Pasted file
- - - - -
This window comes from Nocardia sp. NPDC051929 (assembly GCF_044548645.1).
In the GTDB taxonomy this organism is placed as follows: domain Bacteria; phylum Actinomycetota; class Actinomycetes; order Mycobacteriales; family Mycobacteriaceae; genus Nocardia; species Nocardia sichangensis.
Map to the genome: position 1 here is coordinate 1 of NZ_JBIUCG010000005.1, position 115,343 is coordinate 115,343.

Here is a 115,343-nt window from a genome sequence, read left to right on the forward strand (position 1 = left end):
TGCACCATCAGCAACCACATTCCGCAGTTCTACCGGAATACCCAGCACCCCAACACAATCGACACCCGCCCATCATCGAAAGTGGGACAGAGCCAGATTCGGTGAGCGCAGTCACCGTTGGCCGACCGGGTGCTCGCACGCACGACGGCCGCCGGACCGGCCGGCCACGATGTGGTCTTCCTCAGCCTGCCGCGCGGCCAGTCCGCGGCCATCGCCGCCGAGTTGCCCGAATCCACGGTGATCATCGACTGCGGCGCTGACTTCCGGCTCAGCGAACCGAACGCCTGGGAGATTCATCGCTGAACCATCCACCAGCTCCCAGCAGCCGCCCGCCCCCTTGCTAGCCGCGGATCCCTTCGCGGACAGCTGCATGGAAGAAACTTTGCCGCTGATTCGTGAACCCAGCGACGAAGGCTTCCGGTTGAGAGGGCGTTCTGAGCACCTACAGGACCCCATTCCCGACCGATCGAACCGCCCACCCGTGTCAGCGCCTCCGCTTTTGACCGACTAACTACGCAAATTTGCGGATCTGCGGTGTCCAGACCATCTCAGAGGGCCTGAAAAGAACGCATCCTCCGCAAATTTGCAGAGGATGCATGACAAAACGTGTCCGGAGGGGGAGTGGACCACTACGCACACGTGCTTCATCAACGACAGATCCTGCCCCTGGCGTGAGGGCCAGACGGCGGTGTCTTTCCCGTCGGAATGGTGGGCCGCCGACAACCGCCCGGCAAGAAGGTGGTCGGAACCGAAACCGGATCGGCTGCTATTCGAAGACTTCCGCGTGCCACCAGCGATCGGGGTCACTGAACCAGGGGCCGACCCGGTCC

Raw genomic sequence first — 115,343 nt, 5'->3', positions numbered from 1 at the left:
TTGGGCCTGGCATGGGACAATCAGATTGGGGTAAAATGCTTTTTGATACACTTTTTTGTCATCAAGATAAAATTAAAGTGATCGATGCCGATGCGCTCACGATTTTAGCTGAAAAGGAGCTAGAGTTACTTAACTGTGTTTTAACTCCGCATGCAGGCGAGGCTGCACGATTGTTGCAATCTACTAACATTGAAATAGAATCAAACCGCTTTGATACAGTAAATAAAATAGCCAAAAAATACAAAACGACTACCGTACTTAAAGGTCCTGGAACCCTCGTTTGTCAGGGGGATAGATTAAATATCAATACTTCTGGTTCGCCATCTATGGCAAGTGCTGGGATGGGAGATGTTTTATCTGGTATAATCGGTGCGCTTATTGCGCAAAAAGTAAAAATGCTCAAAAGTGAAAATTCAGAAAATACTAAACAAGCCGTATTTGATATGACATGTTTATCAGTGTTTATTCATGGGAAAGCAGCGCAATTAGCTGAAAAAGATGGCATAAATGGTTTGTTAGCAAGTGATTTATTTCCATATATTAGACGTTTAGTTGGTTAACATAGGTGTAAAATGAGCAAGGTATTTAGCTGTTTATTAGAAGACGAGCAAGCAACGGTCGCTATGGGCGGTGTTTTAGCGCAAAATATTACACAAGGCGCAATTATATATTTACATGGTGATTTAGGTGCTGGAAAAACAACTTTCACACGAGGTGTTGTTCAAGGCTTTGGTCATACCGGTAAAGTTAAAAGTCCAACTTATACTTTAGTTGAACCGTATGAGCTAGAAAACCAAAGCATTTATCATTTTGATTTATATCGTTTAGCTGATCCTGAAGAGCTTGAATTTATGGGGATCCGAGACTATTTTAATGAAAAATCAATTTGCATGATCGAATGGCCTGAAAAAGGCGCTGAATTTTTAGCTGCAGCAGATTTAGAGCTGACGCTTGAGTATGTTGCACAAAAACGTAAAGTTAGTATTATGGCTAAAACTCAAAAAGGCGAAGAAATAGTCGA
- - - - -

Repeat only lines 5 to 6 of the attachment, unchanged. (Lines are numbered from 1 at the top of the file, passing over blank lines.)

TGCACCATCAGCAACCACATTCCGCAGTTCTACCGGAATACCCAGCACCCCAACACAATCGACACCCGCCCATCATCGAAAGTGGGACAGAGCCAGATTCGGTGAGCGCAGTCACCGTTGGCCGACCGGGTGCTCGCACGCACGACGGCCGCCGGACCGGCCGGCCACGATGTGGTCTTCCTCAGCCTGCCGCGCGGCCAGTCCGCGGCCATCGCCGCCGAGTTGCCCGAATCCACGGTGATCATCGACTGCGGCGCTGACTTCCGGCTCAGCGAACCGAACGCCTGGGAGATTCATCGCTGAACCATCCACCAGCTCCCAGCAGCCGCCCGCCCCCTTGCTAGCCGCGGATCCCTTCGCGGACAGCTGCATGGAAGAAACTTTGCCGCTGATTCGTGAACCCAGCGACGAAGGCTTCCGGTTGAGAGGGCGTTCTGAGCACCTACAGGACCCCATTCCCGACCGATCGAACCGCCCACCCGTGTCAGCGCCTCCGCTTTTGACCGACTAACTACGCAAATTTGCGGATCTGCGGTGTCCAGACCATCTCAGAGGGCCTGAAAAGAACGCATCCTCCGCAAATTTGCAGAGGATGCATGACAAAACGTGTCCGGAGGGGGAGTGGACCACTACGCACACGTGCTTCATCAACGACAGATCCTGCCCCTGGCGTGAGGGCCAGACGGCGGTGTCTTTCCCGTCGGAATGGTGGGCCGCCGACAACCGCCCGGCAAGAAGGTGGTCGGAACCGAAACCGGATCGGCTGCTATTCGAAGACTTCCGCGTGCCACCAGCGATCGGGGTCACTGAACCAGGGGCCGACCCGGTCC

Raw genomic sequence first — 115,343 nt, 5'->3', positions numbered from 1 at the left: